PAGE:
Molecular evolution of multiply-antibiotic-resistant staphylococci

Ciba Found Symp. 1997;207:167-83; discussion 183-91. doi: 10.1002/9780470515358.ch11.


Methicillin-resistant Staphylococcus aureus (MRSA) is an intractable nosocomial pathogen. The chemotherapeutic intransigence of this organism stems from its predilection to antimicrobial resistance as a consequential response to selective pressures prevailing in the clinical environment. MRSA isolates are frequently resistant to all practicable antimicrobials except the glycopeptide, vancomycin. Although antimicrobial resistance sometimes arises via chromosomal mutation, the emergence of multiply-antibiotic-resistant staphylococci is primarily due to the acquisition of pre-existent resistance genes; such determinants can be encoded chromosomally or by plasmids and are often associated with transposons or insertion sequences. Clinical staphylococci commonly carry one or more plasmids, ranging from small replicons that are phenotypically cryptic or contain only a single resistance gene, to larger episomes that possess several such determinants and sometimes additionally encode systems that mediate their own conjugative transmission and the mobilization of other plasmids. The detection of closely related plasmids, elements and/or genes in other hosts, including coagulase-negative staphylococci and enterococci, attests to interspecific and intergeneric genetic exchange facilitated by mobile genetic elements and DNA transfer mechanisms. The extended genetic reservoir accessible to staphylococci afforded by such horizontal gene flux is fundamental to the acquisition, maintenance and dissemination of staphylococcal antimicrobial resistance in general, and multiresistance in particular.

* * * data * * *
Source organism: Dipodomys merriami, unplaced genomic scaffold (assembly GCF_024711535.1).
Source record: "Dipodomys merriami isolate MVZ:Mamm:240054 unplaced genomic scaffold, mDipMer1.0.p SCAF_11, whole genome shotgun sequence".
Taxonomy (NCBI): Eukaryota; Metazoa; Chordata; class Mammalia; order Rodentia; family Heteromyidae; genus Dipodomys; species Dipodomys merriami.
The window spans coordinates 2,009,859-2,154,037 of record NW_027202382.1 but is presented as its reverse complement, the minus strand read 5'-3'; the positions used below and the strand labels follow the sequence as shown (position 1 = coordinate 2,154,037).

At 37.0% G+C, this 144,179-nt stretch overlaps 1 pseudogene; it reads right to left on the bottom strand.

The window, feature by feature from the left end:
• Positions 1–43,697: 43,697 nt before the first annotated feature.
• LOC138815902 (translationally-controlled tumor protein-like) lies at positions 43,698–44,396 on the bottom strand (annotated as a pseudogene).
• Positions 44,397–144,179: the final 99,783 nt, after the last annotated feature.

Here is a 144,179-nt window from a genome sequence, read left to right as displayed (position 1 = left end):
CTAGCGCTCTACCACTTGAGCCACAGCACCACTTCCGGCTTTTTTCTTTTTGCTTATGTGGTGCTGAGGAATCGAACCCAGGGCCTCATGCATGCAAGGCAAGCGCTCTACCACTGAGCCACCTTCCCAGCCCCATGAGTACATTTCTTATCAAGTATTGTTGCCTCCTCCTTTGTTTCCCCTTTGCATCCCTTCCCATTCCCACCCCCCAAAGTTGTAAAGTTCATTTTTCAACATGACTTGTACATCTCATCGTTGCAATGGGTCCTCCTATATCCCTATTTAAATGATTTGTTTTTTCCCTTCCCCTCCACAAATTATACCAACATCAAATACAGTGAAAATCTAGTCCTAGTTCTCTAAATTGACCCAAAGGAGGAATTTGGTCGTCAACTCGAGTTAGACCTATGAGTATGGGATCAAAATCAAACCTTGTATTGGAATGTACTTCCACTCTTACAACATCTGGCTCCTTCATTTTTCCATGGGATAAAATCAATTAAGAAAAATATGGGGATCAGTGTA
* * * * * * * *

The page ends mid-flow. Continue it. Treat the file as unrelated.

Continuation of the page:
Publication types

  • Research Support, Non-U.S. Gov't
  • Review

MeSH terms

  • Drug Resistance, Microbial / genetics*
  • Evolution, Molecular*
  • Genes, Bacterial*
  • Staphylococcus aureus / drug effects
  • Staphylococcus aureus / genetics*